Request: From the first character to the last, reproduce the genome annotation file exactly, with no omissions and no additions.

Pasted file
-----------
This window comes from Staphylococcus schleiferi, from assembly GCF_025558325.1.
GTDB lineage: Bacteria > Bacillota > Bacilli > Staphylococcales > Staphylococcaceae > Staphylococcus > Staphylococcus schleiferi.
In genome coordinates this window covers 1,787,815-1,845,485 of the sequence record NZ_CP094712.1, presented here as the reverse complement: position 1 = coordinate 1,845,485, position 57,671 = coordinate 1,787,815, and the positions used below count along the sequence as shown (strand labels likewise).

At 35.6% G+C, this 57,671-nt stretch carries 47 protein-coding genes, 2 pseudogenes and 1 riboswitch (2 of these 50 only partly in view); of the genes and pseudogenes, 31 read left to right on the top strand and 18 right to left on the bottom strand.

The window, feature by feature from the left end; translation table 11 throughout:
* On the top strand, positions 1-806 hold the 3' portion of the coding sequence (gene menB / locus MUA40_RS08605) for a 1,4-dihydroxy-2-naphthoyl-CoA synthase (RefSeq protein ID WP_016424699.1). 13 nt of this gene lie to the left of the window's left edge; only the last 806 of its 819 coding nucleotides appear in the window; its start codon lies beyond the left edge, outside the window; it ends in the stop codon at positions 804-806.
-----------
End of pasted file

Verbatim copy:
This window comes from Staphylococcus schleiferi, from assembly GCF_025558325.1.
GTDB lineage: Bacteria > Bacillota > Bacilli > Staphylococcales > Staphylococcaceae > Staphylococcus > Staphylococcus schleiferi.
In genome coordinates this window covers 1,787,815-1,845,485 of the sequence record NZ_CP094712.1, presented here as the reverse complement: position 1 = coordinate 1,845,485, position 57,671 = coordinate 1,787,815, and the positions used below count along the sequence as shown (strand labels likewise).

At 35.6% G+C, this 57,671-nt stretch carries 47 protein-coding genes, 2 pseudogenes and 1 riboswitch (2 of these 50 only partly in view); of the genes and pseudogenes, 31 read left to right on the top strand and 18 right to left on the bottom strand.

The window, feature by feature from the left end; translation table 11 throughout:
* On the top strand, positions 1-806 hold the 3' portion of the coding sequence (gene menB / locus MUA40_RS08605) for a 1,4-dihydroxy-2-naphthoyl-CoA synthase (RefSeq protein ID WP_016424699.1). 13 nt of this gene lie to the left of the window's left edge; only the last 806 of its 819 coding nucleotides appear in the window; its start codon lies beyond the left edge, outside the window; it ends in the stop codon at positions 804-806.